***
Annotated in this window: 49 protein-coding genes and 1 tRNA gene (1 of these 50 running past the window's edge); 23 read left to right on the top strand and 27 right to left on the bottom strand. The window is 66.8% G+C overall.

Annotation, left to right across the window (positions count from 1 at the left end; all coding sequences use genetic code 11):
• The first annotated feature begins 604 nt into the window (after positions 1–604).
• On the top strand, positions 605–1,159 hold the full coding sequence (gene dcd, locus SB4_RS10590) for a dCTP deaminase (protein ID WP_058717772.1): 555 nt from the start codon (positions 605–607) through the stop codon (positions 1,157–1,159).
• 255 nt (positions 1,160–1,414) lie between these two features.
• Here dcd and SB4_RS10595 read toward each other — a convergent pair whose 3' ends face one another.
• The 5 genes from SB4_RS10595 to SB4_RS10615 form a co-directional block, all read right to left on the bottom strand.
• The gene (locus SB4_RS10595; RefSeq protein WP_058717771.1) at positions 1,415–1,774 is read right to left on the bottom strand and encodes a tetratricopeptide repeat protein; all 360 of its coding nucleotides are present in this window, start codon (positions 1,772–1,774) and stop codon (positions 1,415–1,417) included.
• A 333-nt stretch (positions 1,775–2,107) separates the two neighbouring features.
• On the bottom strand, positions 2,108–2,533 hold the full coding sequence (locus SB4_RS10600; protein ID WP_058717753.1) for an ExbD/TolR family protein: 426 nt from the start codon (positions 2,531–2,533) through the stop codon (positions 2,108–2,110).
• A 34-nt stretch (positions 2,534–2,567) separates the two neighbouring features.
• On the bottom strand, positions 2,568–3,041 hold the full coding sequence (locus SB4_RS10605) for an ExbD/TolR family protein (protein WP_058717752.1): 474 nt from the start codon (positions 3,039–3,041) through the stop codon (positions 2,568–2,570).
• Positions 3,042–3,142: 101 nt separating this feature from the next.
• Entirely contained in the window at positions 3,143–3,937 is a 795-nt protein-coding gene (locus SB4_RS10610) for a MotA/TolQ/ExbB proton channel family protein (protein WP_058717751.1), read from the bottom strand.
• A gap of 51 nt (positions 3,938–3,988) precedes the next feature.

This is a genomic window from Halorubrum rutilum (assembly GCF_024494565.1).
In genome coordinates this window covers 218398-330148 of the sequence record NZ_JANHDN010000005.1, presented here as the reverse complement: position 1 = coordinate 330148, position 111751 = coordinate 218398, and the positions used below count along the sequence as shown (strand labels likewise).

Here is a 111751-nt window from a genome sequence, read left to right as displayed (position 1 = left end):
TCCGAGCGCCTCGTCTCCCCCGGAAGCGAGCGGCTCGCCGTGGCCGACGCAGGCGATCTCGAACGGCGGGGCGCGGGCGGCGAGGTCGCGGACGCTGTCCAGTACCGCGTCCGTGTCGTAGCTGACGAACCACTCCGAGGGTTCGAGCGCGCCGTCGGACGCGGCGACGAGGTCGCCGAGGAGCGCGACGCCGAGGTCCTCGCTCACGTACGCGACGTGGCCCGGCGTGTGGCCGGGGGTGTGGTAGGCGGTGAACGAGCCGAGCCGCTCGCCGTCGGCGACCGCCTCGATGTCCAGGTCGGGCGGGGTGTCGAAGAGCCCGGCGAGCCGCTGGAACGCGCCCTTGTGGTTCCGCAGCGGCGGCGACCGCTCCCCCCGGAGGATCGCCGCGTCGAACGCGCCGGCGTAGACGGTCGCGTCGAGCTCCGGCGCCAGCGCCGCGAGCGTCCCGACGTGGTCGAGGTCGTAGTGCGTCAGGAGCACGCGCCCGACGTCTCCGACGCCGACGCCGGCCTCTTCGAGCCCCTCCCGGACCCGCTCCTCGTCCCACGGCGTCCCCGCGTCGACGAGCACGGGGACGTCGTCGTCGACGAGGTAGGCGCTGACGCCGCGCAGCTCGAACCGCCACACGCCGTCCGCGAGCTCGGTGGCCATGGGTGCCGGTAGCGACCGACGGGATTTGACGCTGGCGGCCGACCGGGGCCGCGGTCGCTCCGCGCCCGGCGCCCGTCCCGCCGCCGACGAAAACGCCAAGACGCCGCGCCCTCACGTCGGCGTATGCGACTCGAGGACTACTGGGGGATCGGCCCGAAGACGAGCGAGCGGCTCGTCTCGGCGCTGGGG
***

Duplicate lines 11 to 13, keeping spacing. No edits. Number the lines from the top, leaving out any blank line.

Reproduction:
• A 34-nt stretch (positions 2,534–2,567) separates the two neighbouring features.
• On the bottom strand, positions 2,568–3,041 hold the full coding sequence (locus SB4_RS10605) for an ExbD/TolR family protein (protein WP_058717752.1): 474 nt from the start codon (positions 3,039–3,041) through the stop codon (positions 2,568–2,570).
• Positions 3,042–3,142: 101 nt separating this feature from the next.